1)   Name drop: “My aunt so-and-so suggested that I give you a call because I’ve been researching design careers in the magazine industry…”

2)   Who you are: “I’m a sophomore at Penn with a Health and Societies major…” Include information about your background and interests but don’t overwhelm with your qualifications

3)   The “Ask”: “Would you have a few moments to talk with me by phone about …? I have some questions about …”

4)   Next steps: “I’ll call your office next week to see if we can find a time convenient to chat.”

5)   Thank you

After you’ve emailed your contact, also send your referrer a thank you note, which could be via email or snail mail. This takes only a few minutes and she will appreciate the feedback that she has been helpful to you. Then next week, call the contact to follow up on the email as you promised. For what to do next, especially once you get an informational interview or face-to-face meeting with the contact, I refer you to the  articles on the Career Services website about networking and information interviewing.

Happy Thanksgiving

Penn Career Services will be closed from 2pm on Wednesday, November 24 until 9am on Monday, November 29th in observance of the Thanksgiving break.

We look forward to seeing you all again after the break.  In the meantime, let Penn & Beyond help with these helpful Thanksgiving-related entries:

Plus our original Thanksgiving classic from 2009:

Happy Thanksgiving from everyone here at Career Services!

The Power of Gratitude

by Sharon Fleshman

As the fall semester and the year 2010 quickly draw to a close, Thanksgiving Break is typically welcomed for a number of reasons.  It is a chance to play catch-up before the flurry of finals to come and papers and projects that are due.  It allows for connecting with family and friends, even if the Thanksgiving holiday is not part of your cultural tradition.  Though it may seem obvious, Thanksgiving also offers an opportunity to be more intentional about the practice of gratitude. We tend to take inventory at the end of a year.  Whether conscious of it or not, we may ask ourselves, “Did I accomplish what I set out to do this year?” In cases where the answer is “no”, unmet expectations can be quite disappointing and perhaps even disillusioning.   Here is where the power of gratitude really comes in handy.  In their most recent blog posts, my colleagues Barbara Hewitt and Julie Vick have already pointed to some wonderful things to be thankful for, such as a Penn education as well as the contribution that those in various careers make.   To that list, I would add a few more items.  I would encourage you to also be thankful for:

1)       A sense of calling and purpose: I think that human beings are wired with the desire to make an impact on the world around them.  How this occurs is going to evolve over the course of your life. You may set goals at a given time and find that you have to shift gears and tweak those goals. Still, it is a vital part of personhood to want to find meaning in life.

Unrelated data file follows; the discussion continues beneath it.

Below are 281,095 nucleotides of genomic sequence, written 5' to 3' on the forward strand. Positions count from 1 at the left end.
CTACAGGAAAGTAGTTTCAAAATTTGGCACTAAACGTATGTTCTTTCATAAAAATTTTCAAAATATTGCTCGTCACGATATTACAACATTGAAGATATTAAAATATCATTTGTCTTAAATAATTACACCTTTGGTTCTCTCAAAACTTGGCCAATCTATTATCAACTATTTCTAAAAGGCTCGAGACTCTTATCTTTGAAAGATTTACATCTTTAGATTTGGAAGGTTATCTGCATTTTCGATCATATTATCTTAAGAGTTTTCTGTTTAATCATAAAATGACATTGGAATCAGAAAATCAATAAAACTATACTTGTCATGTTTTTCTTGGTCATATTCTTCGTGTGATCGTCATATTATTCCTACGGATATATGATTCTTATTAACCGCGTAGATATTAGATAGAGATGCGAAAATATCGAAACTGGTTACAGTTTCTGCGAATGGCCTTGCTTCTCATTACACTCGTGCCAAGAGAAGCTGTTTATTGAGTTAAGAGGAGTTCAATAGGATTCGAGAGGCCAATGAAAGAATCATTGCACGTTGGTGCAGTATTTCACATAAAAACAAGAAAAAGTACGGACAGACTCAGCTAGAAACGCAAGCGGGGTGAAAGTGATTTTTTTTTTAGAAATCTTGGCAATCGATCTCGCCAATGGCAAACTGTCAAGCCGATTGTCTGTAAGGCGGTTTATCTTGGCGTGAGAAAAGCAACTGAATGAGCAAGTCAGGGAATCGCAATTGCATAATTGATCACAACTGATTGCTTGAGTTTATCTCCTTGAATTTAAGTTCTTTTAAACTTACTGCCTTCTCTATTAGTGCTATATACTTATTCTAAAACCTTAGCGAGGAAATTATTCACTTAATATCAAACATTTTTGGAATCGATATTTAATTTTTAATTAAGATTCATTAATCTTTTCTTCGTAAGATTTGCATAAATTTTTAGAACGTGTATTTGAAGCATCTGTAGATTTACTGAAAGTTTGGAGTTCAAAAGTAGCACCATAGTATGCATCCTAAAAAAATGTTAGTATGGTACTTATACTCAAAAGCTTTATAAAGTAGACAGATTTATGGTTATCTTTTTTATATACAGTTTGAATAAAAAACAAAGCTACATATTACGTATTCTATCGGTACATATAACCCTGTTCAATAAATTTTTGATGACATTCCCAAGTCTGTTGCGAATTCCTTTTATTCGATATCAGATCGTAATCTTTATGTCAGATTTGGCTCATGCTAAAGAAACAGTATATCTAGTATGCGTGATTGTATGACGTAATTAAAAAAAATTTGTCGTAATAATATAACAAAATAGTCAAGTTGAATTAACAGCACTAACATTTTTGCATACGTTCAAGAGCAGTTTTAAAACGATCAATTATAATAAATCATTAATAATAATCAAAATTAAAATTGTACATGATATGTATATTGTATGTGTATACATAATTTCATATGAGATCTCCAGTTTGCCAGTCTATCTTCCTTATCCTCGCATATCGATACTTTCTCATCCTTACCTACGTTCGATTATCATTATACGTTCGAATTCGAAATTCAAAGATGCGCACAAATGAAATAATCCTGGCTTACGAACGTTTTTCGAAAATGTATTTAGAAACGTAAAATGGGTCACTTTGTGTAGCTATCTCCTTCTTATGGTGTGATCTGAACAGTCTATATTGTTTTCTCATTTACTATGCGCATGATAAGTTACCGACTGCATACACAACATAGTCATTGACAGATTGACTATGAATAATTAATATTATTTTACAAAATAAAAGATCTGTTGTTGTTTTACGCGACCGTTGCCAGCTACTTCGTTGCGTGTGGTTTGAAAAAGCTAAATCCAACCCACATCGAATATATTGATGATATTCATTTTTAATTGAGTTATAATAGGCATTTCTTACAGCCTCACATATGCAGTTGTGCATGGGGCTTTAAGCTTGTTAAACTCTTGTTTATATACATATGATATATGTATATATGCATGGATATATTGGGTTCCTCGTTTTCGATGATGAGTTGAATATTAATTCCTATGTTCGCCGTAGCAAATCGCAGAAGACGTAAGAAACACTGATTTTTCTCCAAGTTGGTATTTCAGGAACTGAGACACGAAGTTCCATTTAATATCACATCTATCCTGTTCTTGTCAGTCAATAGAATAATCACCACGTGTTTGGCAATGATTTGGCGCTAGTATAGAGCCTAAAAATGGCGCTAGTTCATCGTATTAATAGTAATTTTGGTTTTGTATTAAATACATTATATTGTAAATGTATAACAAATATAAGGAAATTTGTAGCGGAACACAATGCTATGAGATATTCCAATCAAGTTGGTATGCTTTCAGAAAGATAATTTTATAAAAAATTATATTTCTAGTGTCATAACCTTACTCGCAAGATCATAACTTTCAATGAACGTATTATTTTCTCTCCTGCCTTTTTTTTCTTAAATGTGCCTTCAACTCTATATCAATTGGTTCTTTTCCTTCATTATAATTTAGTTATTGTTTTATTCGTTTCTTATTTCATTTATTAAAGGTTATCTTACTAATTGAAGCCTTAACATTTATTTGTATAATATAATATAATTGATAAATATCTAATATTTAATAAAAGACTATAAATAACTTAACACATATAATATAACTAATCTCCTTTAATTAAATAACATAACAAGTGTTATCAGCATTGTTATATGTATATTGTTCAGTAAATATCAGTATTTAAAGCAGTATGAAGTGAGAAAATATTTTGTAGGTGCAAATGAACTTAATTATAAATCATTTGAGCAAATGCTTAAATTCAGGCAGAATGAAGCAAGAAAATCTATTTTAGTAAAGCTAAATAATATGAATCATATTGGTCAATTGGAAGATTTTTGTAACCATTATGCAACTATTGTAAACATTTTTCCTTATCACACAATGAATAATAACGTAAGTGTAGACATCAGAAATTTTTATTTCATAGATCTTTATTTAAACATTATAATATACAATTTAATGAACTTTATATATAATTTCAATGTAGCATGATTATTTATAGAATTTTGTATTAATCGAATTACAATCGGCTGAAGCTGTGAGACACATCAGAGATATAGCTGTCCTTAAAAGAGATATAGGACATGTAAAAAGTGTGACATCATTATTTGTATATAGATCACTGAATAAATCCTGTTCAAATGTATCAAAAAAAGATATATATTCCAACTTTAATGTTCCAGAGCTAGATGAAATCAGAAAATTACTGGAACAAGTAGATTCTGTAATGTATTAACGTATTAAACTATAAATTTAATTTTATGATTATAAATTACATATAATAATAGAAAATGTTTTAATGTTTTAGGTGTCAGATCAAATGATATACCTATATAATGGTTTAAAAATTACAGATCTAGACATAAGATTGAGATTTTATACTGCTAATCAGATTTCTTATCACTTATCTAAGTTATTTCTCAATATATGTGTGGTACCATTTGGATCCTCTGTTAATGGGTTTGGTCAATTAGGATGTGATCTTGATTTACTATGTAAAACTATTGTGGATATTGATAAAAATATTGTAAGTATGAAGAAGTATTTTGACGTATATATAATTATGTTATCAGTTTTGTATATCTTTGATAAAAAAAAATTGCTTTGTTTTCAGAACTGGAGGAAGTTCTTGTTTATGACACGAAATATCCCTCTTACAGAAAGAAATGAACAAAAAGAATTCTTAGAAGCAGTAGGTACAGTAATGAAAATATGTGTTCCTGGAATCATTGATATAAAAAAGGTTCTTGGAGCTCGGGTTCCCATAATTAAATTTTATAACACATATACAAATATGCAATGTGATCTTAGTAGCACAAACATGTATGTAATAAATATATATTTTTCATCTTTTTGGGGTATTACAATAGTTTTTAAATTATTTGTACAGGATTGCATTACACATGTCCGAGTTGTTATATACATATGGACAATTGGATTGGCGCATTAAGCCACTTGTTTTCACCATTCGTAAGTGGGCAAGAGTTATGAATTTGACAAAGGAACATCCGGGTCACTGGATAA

2)       A time to learn about yourself: In addition to learning about your discipline or major, college seems to be a great launching point for a self-discovery process that will continue to empower you to affirm your strengths and confront areas that could hinder your growth.

3)       A support system: I can’t stress enough how crucial this is, especially when you struggle with the first two items I mentioned.  I hope you have established a support system at this point, but if not, you can give thanks for availability of campus resources that can help you form one.  Whether it is the campus counseling center, a faith community, or the many other resource centers on campus, support is necessary and available.

All three of these items were really what made my own time as a student at Penn so rewarding.  To reinforce my third point, I refer you to a classic TV episode, A Charlie Brown Thanksgiving, that reminds me of the importance of gratitude in the midst of unmet expectations.  For those who are not familiar with the Thanksgiving tradition in the United States, it revolves around a meal that brings everyone around a common table for dishes such as roast turkey, stuffing, sweet potato or pumpkin pie, etc… So what happens when you expect this typical Thanksgiving feast and end up around a ping-pong table with plates of toast, jelly beans, pretzels, and popcorn? At first, you will ask questions like: “What kind of Thanksgiving dinner is this? Where’s the mashed potatoes?” In a broader sense, all of us at some point wonder, “What kind of life is this? Where’s the job offer… great relationship…meaningful career?”  But hopefully, you look around, and become grateful for those at the table and the opportunity to eventually help others who have less access to support and resources.  Happy Thanksgiving!